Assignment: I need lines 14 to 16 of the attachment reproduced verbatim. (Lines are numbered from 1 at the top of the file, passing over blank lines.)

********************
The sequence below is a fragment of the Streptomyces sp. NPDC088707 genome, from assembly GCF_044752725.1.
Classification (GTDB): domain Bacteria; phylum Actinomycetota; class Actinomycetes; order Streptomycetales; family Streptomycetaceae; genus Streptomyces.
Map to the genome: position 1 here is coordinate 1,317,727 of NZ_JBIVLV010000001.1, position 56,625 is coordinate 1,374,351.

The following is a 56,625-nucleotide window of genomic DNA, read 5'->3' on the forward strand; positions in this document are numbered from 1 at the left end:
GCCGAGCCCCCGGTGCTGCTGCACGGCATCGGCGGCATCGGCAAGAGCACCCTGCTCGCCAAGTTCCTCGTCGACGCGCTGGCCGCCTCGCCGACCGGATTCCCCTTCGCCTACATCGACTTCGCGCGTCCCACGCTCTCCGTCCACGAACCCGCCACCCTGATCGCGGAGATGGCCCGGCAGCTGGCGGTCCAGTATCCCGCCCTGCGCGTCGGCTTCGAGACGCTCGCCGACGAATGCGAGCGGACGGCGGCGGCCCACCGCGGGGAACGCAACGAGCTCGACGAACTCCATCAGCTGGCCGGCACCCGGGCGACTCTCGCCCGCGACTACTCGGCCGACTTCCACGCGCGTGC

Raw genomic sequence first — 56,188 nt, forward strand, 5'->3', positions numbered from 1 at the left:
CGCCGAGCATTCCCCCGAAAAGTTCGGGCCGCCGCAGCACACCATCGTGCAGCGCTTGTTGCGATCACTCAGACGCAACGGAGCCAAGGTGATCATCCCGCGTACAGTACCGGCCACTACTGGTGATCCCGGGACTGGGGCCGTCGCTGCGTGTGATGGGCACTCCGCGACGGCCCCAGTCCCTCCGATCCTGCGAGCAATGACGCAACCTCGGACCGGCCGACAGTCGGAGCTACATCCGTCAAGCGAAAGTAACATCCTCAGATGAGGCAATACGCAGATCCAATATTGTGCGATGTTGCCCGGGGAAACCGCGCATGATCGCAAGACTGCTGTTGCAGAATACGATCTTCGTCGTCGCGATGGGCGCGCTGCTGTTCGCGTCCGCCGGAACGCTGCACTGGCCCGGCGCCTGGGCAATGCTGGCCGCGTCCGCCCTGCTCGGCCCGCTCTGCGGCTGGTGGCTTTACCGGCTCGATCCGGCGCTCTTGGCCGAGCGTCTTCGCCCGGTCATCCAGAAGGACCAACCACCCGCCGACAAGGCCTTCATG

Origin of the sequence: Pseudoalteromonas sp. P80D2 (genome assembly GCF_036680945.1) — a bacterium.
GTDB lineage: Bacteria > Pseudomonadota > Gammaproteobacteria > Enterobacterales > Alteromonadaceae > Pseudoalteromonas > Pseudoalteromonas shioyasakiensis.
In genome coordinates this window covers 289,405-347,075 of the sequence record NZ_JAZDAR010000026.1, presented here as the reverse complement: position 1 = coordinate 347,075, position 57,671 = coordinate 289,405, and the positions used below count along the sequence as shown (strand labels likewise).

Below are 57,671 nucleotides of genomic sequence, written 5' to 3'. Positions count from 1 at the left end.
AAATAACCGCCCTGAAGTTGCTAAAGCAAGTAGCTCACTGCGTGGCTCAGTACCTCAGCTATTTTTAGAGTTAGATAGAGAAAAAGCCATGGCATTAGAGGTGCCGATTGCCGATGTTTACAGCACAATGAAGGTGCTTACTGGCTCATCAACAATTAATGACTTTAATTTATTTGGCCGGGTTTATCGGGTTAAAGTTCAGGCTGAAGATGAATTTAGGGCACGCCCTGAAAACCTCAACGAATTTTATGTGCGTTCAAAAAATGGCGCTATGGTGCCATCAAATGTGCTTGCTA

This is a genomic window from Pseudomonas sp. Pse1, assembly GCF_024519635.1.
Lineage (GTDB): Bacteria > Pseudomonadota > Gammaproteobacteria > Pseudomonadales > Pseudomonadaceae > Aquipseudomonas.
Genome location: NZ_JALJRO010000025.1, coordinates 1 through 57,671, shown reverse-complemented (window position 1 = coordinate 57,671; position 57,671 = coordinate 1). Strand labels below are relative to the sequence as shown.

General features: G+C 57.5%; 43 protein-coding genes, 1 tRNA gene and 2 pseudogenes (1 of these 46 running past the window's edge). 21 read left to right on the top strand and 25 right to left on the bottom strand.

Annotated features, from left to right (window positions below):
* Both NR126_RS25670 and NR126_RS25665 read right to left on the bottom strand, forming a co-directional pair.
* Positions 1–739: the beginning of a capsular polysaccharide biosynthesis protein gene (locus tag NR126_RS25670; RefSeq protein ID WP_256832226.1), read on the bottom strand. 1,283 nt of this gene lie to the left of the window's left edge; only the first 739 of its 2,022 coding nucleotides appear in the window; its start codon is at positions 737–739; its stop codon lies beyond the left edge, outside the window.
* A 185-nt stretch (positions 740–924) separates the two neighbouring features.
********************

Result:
Lineage (GTDB): Bacteria > Pseudomonadota > Gammaproteobacteria > Pseudomonadales > Pseudomonadaceae > Aquipseudomonas.
Genome location: NZ_JALJRO010000025.1, coordinates 1 through 57,671, shown reverse-complemented (window position 1 = coordinate 57,671; position 57,671 = coordinate 1). Strand labels below are relative to the sequence as shown.

General features: G+C 57.5%; 43 protein-coding genes, 1 tRNA gene and 2 pseudogenes (1 of these 46 running past the window's edge). 21 read left to right on the top strand and 25 right to left on the bottom strand.